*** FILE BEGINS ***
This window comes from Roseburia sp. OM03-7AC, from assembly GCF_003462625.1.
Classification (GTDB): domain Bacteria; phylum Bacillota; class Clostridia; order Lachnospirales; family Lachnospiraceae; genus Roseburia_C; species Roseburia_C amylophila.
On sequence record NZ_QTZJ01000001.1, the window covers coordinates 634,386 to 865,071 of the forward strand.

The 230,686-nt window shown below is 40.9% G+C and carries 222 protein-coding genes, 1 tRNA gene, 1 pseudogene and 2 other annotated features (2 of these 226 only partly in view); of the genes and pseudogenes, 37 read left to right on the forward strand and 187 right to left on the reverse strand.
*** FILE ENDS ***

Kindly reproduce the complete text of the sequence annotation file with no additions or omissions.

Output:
This window comes from Roseburia sp. OM03-7AC, from assembly GCF_003462625.1.
Classification (GTDB): domain Bacteria; phylum Bacillota; class Clostridia; order Lachnospirales; family Lachnospiraceae; genus Roseburia_C; species Roseburia_C amylophila.
On sequence record NZ_QTZJ01000001.1, the window covers coordinates 634,386 to 865,071 of the forward strand.

The 230,686-nt window shown below is 40.9% G+C and carries 222 protein-coding genes, 1 tRNA gene, 1 pseudogene and 2 other annotated features (2 of these 226 only partly in view); of the genes and pseudogenes, 37 read left to right on the forward strand and 187 right to left on the reverse strand.